2. What are the critical workforce implications of these plans?
Sales force capabilities have historically focused on selling fuel-powered cars. Given the new focus on e-cars, we believe the sales force currently does not have the necessary knowledge and skills to market and sell the e-cars.
3. Would these plans require the development of new core capabilities?
The sales force needs to be reskilled to sell the new e-cars in addition to the current fuel-powered cars.
4. Which new performance are you expecting from your target audience (the sales force)?
We expect our sales force to market and sell the e-cars to current and new customers (and increase our revenue and margin in the process) based on clear performance objectives.
5. What’s the performance gap? Which core capabilities (knowledge, skills, mindset) do we need to develop?
The sales force needs to acquire technical and product knowledge about the e-car features, acquire the relevant knowledge to position the e-car’s USPs based on customer needs, and develop the sales skills needed to convince those customers and make sales. We can use available big data to analyze the current capabilities, including those of the top performers and what distinguishes them in terms of capabilities.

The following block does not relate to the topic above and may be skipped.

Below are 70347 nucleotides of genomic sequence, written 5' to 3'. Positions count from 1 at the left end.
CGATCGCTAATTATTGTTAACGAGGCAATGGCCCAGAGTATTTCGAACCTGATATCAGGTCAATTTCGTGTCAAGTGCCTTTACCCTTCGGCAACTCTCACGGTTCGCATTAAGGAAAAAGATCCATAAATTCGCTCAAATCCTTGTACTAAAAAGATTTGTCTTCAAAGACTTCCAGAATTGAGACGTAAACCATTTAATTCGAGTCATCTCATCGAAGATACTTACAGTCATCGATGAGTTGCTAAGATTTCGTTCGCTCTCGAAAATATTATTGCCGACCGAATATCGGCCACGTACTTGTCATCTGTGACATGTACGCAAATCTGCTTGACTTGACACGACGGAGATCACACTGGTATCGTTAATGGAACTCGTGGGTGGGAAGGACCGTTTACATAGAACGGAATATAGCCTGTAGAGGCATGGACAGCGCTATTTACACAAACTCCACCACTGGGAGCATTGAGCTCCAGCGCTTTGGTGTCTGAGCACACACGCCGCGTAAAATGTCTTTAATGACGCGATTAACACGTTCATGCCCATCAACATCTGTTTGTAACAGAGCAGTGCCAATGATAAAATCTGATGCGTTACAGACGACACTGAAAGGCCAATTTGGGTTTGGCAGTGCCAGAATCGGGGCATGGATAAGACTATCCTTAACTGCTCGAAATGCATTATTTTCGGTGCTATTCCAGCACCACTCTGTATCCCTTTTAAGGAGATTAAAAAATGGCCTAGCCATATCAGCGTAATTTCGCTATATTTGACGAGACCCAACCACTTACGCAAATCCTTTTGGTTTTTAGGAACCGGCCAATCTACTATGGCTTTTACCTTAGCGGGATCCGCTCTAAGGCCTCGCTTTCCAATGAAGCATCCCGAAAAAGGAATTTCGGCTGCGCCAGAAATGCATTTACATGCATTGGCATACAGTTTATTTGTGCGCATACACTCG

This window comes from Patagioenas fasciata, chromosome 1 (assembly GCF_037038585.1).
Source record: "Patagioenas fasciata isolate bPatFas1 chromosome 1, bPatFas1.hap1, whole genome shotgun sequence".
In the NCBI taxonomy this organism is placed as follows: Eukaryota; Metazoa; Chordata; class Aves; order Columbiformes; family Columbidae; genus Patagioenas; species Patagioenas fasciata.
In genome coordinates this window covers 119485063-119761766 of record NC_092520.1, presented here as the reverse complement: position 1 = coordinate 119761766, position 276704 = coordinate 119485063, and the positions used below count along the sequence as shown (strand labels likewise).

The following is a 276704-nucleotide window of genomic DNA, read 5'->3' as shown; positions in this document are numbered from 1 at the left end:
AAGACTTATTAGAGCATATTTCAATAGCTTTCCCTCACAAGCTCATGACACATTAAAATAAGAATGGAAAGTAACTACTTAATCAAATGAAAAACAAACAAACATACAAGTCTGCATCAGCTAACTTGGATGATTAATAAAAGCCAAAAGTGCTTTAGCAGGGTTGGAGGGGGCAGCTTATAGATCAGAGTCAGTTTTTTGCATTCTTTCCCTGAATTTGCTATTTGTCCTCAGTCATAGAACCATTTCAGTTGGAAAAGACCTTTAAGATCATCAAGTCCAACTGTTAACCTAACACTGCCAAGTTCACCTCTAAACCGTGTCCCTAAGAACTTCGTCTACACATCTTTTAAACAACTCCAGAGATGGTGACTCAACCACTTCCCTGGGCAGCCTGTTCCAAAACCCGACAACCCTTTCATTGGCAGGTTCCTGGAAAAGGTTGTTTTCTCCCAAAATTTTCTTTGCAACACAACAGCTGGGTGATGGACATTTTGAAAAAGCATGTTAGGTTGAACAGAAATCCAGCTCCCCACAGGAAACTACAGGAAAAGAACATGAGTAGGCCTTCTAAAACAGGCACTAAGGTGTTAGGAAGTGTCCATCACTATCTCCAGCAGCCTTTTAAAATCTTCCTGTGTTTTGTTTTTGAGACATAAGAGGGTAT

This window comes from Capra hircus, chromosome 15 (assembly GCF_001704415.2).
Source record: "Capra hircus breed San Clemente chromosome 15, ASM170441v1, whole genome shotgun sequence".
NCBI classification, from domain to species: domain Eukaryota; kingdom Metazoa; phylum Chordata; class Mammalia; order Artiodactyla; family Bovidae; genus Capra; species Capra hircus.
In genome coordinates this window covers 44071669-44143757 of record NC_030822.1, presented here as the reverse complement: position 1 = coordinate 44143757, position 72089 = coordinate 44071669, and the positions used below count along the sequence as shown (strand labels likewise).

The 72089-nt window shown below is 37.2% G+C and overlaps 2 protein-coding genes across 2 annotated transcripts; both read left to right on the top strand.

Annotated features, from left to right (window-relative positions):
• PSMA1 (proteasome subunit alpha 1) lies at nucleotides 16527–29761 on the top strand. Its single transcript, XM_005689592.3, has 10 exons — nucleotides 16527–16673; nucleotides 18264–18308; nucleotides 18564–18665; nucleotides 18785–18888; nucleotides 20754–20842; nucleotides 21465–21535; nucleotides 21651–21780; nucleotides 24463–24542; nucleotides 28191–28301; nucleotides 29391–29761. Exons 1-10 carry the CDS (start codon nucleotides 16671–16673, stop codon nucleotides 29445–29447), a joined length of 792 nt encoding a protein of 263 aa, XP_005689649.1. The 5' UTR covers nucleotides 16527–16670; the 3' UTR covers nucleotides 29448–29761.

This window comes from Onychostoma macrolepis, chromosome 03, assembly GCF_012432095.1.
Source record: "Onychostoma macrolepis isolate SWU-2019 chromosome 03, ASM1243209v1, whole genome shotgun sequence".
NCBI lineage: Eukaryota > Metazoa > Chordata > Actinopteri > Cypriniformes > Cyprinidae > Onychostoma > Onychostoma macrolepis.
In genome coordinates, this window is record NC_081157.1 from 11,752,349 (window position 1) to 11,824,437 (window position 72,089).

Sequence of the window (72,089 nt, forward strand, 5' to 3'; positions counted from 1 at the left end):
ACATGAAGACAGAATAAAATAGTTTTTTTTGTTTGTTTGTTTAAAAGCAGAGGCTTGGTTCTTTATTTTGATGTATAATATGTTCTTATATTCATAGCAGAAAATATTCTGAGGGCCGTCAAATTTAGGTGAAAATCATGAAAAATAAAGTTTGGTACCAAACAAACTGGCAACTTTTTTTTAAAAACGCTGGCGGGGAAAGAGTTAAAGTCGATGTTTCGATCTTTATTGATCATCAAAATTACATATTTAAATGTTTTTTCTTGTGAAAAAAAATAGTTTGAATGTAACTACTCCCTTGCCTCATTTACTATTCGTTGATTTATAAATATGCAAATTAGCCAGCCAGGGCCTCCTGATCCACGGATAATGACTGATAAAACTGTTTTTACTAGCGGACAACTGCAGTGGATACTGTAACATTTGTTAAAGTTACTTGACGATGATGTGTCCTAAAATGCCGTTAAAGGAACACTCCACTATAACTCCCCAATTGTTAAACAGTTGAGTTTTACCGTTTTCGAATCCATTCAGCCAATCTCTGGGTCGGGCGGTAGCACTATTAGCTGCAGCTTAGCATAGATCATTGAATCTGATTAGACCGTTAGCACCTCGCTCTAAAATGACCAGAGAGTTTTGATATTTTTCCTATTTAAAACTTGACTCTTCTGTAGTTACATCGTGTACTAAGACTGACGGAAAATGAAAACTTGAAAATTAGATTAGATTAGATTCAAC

6. Do you believe that a learning solution for the sales force is the answer to develop new core skills? (Can the problem be addressed by L&D?)
Given our experience launching new cars, we believe that a learning solution is necessary to enable the sales force to acquire the relevant knowledge and skills.
7. Based on your experience and knowledge of the sales force, what kind of learning solution do you need?
We rely on L&D to provide expert advice on designing the best learning solution. Based on previous experience, we prefer a blended solution with assessment features in order to personalize as much as possible. In parallel, we want to co-create a knowledge management infrastructure and a community where the sales staff can acquire and share relevant e-car knowledge via social learning.
8. What should be the outcome of this intervention? What change do you want to see? (What does “good” look like to you?)
We want to see an upskilled sales force with the relevant technical and product knowledge and the right sales skills to market and sell e-cars. This outcome implies both a higher competence level and a higher confidence level, which we can assess. We also want our sales force to share knowledge and customer insights going forward.
9. What’s your expected timeline for developing the new capabilities?
We are launching the first new e-cars in six months. The sales force needs to be fully trained before that time to be ready for the first wave of customers, especially as marketing will start in four months.
10. Can you define the exact target audience (size) for this development initiative?
The target audience is our global sales force — approximately 12,000 people in 62 countries — and our 1,500 sales managers.